Coaches with the Mississippi Gulf Coast Youth Football League work with their players during the annual all star tournament. (Photo source: WLOX News)
GULFPORT, MS (WLOX) -
Hard hits and tough tackles.
It’s all part of football. And so are injuries that result, particularly concussions, and there's a growing concern about the long-term effects in youth.
Still, youth football is big. The weekend featured 640 players at the Mississippi Gulf Coast Youth Football League's All Star tournament.
Sean Simmons understands the dangers with his chosen sport, and like every other coach in the league, he is certified to prevent them. But, he says stopping youth football isn't the answer.
“Learning to play a sport that has some violent contact, learning to do it the right way, has to start early,” Simmons said. “If you start when you are 14 or 15 years old, you’re so far behind, that the chance of being hurt to me would be even more.”
Simmons has coached 7-8 year old teams for three years.
“Every snap I’m worried about safety,” Simmons said. “Every decision that we make as coaches is criticized and is looked at by the league and officials and by ourselves, and we have to make sure we’re putting our kids in positions to succeed but also in positions to do the right things and come out of this ok.”
Jessie Peterson is president of the league. He says coaches must be certified by USA Football Heads Up, which teaches proper tackling. Peterson added that serious penalties for violating safety rules and stringent inspection rules about equipment, particularly helmets, have helped.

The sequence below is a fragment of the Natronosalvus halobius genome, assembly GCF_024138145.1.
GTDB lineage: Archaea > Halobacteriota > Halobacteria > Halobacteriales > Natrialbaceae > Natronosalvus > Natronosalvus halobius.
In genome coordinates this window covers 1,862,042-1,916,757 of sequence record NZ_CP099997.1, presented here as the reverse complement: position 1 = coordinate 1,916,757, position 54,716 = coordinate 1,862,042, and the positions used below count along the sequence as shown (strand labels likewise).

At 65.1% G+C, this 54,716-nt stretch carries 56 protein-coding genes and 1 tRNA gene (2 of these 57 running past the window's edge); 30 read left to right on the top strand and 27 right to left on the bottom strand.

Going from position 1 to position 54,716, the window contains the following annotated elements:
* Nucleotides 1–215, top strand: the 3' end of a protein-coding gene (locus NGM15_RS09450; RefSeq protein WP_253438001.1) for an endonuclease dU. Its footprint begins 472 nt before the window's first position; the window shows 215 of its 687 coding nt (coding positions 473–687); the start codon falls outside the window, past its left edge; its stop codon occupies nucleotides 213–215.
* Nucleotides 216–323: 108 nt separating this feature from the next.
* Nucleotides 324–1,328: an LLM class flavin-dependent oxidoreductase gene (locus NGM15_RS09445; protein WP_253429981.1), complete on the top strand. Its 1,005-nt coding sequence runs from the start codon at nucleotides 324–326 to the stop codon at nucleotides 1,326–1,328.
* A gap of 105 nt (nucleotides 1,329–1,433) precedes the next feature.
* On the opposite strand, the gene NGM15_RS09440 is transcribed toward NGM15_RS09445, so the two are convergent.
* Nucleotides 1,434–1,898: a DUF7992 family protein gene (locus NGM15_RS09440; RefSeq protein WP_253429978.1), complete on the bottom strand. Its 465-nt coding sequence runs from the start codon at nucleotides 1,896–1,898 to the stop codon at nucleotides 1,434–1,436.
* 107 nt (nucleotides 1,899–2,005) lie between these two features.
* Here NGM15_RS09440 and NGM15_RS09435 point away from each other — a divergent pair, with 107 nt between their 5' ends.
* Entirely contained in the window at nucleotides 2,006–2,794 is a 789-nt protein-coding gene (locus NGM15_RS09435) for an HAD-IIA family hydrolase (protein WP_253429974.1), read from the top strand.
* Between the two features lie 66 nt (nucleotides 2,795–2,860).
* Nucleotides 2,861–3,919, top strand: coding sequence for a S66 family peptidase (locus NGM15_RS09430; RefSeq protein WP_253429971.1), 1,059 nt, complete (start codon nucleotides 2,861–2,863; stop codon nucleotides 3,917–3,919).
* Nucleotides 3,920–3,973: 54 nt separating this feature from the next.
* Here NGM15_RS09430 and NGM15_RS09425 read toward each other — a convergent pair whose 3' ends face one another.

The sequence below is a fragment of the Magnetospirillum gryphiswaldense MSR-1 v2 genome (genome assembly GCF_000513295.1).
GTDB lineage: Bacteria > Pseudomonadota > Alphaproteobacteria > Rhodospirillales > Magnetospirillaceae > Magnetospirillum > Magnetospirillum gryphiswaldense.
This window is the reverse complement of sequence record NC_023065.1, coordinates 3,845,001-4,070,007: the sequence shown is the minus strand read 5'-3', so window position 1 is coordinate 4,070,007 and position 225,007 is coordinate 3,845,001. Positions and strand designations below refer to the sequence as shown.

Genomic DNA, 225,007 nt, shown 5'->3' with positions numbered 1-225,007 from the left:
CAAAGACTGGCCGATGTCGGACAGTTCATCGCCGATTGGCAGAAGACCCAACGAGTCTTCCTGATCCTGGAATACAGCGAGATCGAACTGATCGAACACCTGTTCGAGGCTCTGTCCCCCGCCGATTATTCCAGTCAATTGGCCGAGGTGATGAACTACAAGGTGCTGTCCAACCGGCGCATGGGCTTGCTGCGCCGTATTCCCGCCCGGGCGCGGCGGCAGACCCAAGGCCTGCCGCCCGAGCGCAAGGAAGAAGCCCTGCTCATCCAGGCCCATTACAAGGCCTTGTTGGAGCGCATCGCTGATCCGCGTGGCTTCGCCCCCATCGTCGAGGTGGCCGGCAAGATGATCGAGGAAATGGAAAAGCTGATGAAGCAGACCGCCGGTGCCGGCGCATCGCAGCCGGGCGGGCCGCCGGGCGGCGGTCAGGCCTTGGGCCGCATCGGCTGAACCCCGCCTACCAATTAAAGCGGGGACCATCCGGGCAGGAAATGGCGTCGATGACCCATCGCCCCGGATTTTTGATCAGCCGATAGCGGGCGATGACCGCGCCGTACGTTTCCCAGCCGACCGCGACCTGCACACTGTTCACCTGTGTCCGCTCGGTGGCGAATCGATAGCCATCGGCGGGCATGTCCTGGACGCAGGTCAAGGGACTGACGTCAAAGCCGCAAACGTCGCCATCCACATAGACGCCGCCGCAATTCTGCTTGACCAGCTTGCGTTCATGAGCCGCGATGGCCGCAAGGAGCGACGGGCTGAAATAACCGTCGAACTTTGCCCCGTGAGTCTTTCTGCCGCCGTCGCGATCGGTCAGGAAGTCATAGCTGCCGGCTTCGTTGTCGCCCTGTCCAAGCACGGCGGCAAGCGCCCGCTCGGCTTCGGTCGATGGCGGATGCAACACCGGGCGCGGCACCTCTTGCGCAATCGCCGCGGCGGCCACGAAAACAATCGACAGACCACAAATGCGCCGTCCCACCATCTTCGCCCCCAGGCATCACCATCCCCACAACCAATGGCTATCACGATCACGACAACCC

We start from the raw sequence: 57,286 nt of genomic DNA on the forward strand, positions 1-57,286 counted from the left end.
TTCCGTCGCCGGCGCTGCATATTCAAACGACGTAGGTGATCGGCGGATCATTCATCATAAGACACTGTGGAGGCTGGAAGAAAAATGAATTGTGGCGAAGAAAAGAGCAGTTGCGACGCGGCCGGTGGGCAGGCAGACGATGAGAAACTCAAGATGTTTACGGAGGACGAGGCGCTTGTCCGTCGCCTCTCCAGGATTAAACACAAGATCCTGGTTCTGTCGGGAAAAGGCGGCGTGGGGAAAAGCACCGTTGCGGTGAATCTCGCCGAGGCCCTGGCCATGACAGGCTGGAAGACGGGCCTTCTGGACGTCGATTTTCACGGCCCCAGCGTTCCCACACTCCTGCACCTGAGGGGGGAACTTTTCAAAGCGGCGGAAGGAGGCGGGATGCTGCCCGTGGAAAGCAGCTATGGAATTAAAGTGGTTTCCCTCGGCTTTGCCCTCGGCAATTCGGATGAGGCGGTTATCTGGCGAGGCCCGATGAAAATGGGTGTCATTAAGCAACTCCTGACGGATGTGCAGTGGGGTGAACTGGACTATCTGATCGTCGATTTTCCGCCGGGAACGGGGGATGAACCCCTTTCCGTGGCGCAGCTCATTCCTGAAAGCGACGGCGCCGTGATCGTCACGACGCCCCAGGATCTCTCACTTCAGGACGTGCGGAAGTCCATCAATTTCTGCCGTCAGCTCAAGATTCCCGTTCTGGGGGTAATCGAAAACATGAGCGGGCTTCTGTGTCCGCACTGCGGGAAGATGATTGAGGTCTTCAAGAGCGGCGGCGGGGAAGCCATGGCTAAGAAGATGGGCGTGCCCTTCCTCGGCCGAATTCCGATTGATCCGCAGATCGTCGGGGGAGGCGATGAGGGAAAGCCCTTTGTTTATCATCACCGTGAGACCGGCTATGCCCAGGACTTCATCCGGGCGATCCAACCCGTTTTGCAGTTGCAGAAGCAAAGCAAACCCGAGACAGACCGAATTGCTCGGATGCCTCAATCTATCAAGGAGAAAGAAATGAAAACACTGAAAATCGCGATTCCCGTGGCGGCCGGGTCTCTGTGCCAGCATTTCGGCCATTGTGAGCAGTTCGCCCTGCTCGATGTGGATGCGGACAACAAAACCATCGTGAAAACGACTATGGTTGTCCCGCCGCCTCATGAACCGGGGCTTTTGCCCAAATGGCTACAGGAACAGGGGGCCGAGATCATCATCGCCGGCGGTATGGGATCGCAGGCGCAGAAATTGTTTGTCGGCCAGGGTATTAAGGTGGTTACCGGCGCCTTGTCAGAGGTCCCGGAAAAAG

“It’s not the old school tackling anymore,” Peterson said. “But everybody’s on board. You could pull our numbers up, and we’ve had one concussion in two years.”
Dr. Randy Roth with Singing River Health System, a football coach, former player and parent of a player who suffered a concussion, agrees.
“I still believe you can play youth sports in a safe fashion,” he said. “I think it all boils down to correct teaching and education, an recognition of early symptoms.”
Nichole Johnston’s 9-year-old son has been playing for three years.
“A little bit,” Johnston's said. “But with the equipment they provide and the coaching they teach them, I think he’s as safe as he’s going to be on the field.”
Eleven-year-old John Peterson also doesn’t like the thought of stopping youth football.
“It would stink,” John said. “I mean, I would be so mad. I don’t know what else I would do.”